The Type 34s carried five 12.7-centimeter (5.0 in) SK C/34 guns in single mounts with gun shields, two each superimposed, fore and aft. The fifth gun was carried on top of the aft superstructure. The guns were numbered from one to five from front to rear. Their anti-aircraft armament consisted of four 3.7-centimeter (1.5 in) SK C/30 guns in a pair of twin mounts abreast the rear funnel and six 2-centimeter (0.79 in) C/30 guns in single mounts. The ships carried eight 53.3-centimeter (21 in) torpedo tubes in two power-operated mounts. A pair of reload torpedoes was provided for each mount.[2][6] Z4 Richard Beitzen had four depth charge launchers mounted on the sides of her rear deckhouse, supplemented by six racks for individual depth charges on the sides of the stern, with either 32 or 64 charges carried.[7] Mine rails could be fitted on the rear deck that had a maximum capacity of 60 mines.[2] A system of passive hydrophones designated as 'GHG' (Gruppenhorchgerät) was fitted to detect submarines.[8]


An active sonar system was scheduled to be installed in June 1940 but it is uncertain when it was done. During the war, the light anti-aircraft armament was augmented several times. Improved 2 cm C/38 guns replaced the original C/30 guns and three additional guns were added sometime in 1941. The two guns on the aft shelter deck were replaced by a single 2 cm quadruple Flakvierling mount, probably during her late 1941 refit. Z4 Richard Beitzen appears not to have had any additional AA guns added after this time.[9] After mid-1941 the ship was fitted with a FuMO 24[Note 1] search radar above the bridge.[10]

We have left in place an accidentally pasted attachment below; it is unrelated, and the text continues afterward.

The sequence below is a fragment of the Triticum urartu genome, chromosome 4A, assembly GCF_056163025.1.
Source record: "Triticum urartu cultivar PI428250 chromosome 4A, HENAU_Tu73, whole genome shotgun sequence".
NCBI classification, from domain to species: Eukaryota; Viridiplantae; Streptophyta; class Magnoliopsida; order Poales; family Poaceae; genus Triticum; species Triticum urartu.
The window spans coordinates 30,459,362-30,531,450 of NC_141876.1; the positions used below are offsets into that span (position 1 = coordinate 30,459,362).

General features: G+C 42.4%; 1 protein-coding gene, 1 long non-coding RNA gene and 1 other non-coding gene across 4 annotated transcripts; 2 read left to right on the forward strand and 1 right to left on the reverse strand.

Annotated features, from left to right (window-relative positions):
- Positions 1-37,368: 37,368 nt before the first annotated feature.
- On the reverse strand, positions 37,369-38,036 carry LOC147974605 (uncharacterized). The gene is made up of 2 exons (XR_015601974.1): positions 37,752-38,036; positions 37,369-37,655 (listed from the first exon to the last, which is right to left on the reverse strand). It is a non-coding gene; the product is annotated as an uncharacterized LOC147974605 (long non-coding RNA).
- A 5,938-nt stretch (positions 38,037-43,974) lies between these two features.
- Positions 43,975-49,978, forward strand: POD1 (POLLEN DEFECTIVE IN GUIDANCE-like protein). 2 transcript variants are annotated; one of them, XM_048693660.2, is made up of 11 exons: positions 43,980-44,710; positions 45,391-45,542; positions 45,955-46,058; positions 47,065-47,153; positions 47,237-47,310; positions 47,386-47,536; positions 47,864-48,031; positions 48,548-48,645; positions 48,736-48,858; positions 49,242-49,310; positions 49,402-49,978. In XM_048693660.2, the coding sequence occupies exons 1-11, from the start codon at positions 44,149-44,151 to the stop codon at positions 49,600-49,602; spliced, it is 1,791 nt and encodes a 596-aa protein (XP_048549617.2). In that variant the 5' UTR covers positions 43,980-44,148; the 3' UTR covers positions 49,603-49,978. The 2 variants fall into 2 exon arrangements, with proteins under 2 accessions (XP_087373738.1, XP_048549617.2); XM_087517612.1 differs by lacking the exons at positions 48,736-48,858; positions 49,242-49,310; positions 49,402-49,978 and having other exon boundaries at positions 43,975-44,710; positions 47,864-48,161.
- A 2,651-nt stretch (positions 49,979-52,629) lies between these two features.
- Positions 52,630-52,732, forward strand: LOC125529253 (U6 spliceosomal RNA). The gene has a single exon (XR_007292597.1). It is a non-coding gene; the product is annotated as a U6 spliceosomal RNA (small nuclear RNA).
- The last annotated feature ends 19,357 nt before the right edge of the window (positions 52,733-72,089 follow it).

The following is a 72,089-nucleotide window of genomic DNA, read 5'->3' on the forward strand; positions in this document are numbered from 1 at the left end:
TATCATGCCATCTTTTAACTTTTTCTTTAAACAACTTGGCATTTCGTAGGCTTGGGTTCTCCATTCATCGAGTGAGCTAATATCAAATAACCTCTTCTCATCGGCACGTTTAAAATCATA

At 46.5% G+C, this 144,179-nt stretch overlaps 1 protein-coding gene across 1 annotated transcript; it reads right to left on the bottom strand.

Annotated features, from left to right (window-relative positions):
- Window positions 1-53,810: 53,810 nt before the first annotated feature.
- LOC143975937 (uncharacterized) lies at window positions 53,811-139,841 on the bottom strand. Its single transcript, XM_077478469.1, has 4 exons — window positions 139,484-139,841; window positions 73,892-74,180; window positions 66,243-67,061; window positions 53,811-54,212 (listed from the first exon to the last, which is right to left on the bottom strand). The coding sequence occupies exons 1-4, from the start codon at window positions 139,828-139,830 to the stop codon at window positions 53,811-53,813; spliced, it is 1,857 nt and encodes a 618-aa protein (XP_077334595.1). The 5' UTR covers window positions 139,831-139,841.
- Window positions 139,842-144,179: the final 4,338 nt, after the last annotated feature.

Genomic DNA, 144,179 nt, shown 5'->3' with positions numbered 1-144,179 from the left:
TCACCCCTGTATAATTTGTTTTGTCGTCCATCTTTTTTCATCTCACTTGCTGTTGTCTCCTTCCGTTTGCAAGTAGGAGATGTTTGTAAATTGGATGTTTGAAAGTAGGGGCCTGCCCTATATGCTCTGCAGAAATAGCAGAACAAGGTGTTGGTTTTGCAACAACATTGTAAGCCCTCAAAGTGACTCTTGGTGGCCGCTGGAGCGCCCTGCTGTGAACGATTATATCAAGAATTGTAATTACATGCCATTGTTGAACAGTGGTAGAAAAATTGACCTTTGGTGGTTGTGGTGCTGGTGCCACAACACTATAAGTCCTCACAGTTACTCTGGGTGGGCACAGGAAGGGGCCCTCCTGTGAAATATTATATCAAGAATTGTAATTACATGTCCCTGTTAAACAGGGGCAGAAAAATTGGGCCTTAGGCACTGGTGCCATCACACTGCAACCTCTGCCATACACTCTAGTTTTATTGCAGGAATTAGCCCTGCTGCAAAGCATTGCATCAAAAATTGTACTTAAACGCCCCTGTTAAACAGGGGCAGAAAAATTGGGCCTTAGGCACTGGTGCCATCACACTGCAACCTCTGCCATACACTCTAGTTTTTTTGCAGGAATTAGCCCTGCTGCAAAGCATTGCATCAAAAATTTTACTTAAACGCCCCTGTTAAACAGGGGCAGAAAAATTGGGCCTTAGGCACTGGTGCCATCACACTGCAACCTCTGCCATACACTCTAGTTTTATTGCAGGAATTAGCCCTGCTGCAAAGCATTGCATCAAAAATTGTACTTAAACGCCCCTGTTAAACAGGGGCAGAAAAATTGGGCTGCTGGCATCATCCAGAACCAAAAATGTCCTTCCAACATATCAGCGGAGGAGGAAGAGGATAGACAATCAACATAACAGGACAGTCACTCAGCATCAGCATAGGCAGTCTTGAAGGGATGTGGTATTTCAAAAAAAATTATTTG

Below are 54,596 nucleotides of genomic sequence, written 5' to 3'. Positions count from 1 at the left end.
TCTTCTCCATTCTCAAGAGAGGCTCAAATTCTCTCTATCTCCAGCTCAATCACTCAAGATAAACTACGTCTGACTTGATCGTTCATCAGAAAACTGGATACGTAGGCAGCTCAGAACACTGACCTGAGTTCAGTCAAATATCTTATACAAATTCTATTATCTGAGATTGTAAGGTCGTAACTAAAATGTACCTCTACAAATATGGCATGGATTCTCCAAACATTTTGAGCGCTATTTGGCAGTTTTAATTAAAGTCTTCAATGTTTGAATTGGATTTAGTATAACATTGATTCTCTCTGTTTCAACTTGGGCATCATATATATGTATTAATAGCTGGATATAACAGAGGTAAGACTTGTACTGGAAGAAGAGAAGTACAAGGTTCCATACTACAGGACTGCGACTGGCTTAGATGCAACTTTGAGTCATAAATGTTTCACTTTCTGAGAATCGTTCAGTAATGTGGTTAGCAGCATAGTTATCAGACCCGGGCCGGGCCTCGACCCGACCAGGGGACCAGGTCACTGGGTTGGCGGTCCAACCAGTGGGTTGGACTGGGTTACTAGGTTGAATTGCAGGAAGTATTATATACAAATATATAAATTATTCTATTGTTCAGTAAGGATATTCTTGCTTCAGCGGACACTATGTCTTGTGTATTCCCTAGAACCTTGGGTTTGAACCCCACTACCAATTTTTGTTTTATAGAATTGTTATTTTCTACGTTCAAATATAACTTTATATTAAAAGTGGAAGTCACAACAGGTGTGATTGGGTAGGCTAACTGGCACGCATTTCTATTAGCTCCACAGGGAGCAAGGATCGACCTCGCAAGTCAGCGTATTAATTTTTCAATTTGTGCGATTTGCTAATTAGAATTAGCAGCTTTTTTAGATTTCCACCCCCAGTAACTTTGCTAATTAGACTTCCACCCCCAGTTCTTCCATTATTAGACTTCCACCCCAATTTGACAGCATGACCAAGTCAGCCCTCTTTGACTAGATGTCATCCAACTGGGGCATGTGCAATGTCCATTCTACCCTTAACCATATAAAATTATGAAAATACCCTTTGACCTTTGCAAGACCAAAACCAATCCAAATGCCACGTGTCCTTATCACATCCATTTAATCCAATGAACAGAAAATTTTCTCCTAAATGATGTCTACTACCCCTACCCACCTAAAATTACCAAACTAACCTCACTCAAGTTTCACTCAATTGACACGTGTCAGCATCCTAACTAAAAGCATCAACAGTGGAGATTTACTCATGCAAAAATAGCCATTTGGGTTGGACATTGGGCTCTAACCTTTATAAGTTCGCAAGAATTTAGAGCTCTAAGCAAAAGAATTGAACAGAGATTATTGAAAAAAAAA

Construction and career[edit]

Z4 Richard Beitzen was named after Lieutenant (Kapitänleutnant) Richard Beitzen who commanded the 14th Torpedo Boat Flotilla in World War I and was killed in action in March 1918. The ship was ordered on 7 July 1934 and laid down at Deutsche Werke, Kiel, on 7 January 1935 as yard number K245. She was launched on 30 November and completed on 13 May 1937.[11] After being completed, Z4 Richard Beitzen made a port visit to Ulvik, Norway, in April 1938, together with her sister ships Z2 Georg Thiele and Z3 Max Schultz. Upon her return she was taken in hand by Deutsche Werke to have her bow rebuilt to reduce the amount of water that came over it in head seas. This increased her length by .3 meters (1 ft 0 in). The ship participated in the August Fleet Review and the following fleet exercise.[12] On 26 October, she was assigned to the 1st Destroyer Flotilla (1. Zerstörer-Flottille) and in December, Z4 Richard Beitzen, together with her sisters Z1 Leberecht Maass, Z2 Georg Thiele and Z3 Max Schultz, sailed to an area off the coast of Iceland to evaluate their seaworthiness in a North Atlantic winter with their new bows. From 23 to 24 March 1939, the ship was one of the destroyers that escorted Adolf Hitler aboard the pocket battleship Deutschland to occupy Memel.[13] She participated in the fleet exercise the next month in the western Mediterranean and made several visits to Spanish and Moroccan ports in April and May.[14] Upon her return, Z4 Richard Beitzen was accidentally rammed in the stern by the escort ship F9.[13]